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Colorado lawmakers consider changes to retail delivery fee for the sake of small businesses

Amazon Delivery Employees
Posted at 6:04 PM, Feb 21, 2023

DENVER — It’s been less than a year since fees from the massive transportation law began rolling out, but already, Colorado lawmakers are considering a bill to change one of the fee structures.

Republicans proposed repealing the 27-cent fee altogether.

“Everyone I talked to, when I knock doors, was complaining about it,” said Rep. Rose Pugliese, R-Grand Junction.

However, with a Democratic supermajority, that bill was unable to make it out of a House committee Tuesday.

Meanwhile, over in the Senate, a separate committee considered a bill to restructure the fee by exempting small businesses.

Senate Bill 23-143 would allow businesses with retail sales of $500,000 or less to not have to collect or pay the 27-cent fee.

“This has really taken an eye at making sure that the right businesses are captured, and the smaller ones that, maybe this would be a burden for them to collect, that we're exempting them,” said Sen. Steve Fenberg, D-Boulder.

The idea behind the exemption is that the small businesses are not the main culprits contributing to the wear and tear on Colorado roads that the recent boost in deliveries is causing, so making them collect the fee places an undue burden on them.

Colorado lawmakers consider changes to retail delivery fee for the sake of small businesses

A second part of the bill changes the law so that businesses would not have to have a separate line item on their retail receipts specifying that a 27 cent fee is being collected. The fee would still be collected, but businesses would be able to pay it on the purchaser's behalf and include it in their costs.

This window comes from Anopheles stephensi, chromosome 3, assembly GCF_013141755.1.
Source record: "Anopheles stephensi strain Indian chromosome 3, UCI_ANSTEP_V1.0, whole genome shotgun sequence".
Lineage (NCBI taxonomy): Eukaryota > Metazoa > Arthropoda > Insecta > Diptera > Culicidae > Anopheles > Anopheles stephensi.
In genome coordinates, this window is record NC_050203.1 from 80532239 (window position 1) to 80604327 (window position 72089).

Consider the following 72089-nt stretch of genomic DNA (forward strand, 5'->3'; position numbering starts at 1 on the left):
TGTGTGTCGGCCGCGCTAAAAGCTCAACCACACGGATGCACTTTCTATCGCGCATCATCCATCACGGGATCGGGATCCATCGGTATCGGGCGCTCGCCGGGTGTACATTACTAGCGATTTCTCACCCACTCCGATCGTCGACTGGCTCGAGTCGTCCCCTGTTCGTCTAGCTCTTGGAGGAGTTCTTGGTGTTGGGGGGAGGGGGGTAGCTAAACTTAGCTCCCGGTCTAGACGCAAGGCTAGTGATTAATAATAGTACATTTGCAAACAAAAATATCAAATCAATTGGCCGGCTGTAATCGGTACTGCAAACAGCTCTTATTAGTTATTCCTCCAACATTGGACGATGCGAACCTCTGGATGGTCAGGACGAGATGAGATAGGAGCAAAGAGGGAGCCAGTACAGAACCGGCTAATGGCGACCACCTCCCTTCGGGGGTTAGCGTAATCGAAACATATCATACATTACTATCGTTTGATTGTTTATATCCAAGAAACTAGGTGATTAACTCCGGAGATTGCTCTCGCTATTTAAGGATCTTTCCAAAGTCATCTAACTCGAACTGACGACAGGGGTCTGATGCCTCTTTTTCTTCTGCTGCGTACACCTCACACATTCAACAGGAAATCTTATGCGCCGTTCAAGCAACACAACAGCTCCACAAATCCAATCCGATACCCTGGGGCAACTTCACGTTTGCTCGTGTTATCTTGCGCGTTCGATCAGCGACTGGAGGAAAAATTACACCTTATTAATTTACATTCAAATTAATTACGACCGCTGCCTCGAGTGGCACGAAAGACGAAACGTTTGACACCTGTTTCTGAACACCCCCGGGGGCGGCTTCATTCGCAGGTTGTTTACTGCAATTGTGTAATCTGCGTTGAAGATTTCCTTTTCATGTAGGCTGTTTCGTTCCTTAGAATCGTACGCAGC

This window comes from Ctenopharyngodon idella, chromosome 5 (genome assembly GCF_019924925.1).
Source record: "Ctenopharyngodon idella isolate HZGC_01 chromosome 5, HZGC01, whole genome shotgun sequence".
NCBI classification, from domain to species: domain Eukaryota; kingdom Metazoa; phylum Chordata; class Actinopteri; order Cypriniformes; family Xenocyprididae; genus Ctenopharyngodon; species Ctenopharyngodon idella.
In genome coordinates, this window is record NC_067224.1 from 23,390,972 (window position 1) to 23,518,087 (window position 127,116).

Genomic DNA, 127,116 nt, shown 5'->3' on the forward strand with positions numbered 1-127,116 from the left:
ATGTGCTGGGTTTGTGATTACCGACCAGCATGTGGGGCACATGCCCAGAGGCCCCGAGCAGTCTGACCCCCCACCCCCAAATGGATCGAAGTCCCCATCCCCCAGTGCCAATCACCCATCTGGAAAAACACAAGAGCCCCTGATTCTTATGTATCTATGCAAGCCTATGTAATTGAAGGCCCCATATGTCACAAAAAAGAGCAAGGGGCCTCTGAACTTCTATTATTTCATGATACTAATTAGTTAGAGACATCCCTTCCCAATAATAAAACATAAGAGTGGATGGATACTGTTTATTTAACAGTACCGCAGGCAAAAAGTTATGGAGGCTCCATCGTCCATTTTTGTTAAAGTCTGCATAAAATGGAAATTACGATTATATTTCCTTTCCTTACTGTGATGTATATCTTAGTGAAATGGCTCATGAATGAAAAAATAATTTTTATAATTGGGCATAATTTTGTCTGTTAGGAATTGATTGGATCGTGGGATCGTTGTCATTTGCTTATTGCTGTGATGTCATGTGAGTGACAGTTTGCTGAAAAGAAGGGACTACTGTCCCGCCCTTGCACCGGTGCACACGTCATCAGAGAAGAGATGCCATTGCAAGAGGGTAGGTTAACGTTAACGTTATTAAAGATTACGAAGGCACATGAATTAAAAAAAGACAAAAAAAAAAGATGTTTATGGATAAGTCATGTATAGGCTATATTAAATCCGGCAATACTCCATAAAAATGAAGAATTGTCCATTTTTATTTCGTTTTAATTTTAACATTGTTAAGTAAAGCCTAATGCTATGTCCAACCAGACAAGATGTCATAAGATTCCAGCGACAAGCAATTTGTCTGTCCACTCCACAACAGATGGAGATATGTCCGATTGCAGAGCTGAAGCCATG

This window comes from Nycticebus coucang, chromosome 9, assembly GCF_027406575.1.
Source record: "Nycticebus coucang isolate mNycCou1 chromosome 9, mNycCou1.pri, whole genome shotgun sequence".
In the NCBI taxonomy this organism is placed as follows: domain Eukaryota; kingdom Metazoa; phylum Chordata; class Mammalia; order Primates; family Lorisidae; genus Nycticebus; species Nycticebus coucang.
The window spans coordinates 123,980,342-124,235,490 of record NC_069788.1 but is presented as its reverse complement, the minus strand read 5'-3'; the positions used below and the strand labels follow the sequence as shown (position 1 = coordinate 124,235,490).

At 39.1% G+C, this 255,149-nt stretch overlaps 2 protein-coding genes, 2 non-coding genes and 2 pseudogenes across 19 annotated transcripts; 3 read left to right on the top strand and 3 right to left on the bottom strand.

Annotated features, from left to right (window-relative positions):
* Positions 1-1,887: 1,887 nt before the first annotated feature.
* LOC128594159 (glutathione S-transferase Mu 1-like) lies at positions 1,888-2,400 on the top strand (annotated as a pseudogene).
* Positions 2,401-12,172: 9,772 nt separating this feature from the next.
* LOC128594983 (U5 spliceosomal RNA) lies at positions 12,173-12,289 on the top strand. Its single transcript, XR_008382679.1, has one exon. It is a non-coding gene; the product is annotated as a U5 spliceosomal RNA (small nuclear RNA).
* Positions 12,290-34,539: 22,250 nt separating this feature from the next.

While it seems like an insignificant change, for businesses like Centennial Container in Denver, this could make a big difference.

Nash Moore, president of Centennial Container, says it’s been a challenge to add the line item onto receipts for the delivery fee.

“The software we carry or use just can't accommodate that for us,” Moore said. “It caused quite a bit of a headache.”

When Moore called the software company to figure out how to add this as a line item before the fee kicked in last summer, he was told the current version of software they use couldn’t handle an additional line.

As a result, the company would either have to upgrade, switch software systems altogether or manually add the line item to each of its receipts.

“Really, what this does is says that if you're a company that doesn't have built-in software that automatically does it, you don't have to pay for that expensive software to do it,” Fenberg said.

Despite the change to the retail delivery fee, Fenberg insists this bill isn’t an admission that the legislature made mistakes with Senate Bill 21-260, nor that it needs to walk back portions of it. Instead, he insists SB 23-143 is about staving off unintended consequences.

“I think it's a refining. We knew that that was a big bill, and there are probably going to be things we missed or things that we wanted to improve upon. And I think this is one of them,” Fenberg said.

While this bill makes its way through the state legislature, a lawsuit challenging the validity of the fee structure from SB 21-260 is making its way through the Colorado court system.

The lawsuit’s backers say the way the fees were split up into five separate enterprises violates the spirit of a 2019 proposition that passed to limit the scope of fee-based enterprises and require voter approval.

The lawsuit also claims that the law violates the state’s single subject requirements for bills. Colorado’s Constitution specifies that no bill, other than appropriations bills, can contain more than one subject in them.

While the plaintiffs wait for their case to be heard, another portion of the transportation bill’s fee system is set to kick in.

Starting April 1, people will see a two cent per gallon fee added onto their bill each time they fill up at the pump.

That fee will gradually increase to eight cents by 2028. Last session, Democratic legislators passed a law to delay the gas fee’s implementation for several months to help Coloradans with rising gas prices.

However, the legislation received considerable pushback from Republicans as being an election-year stunt to try to curry favor with voters.

This session, there are no discussions of further delaying that fee.


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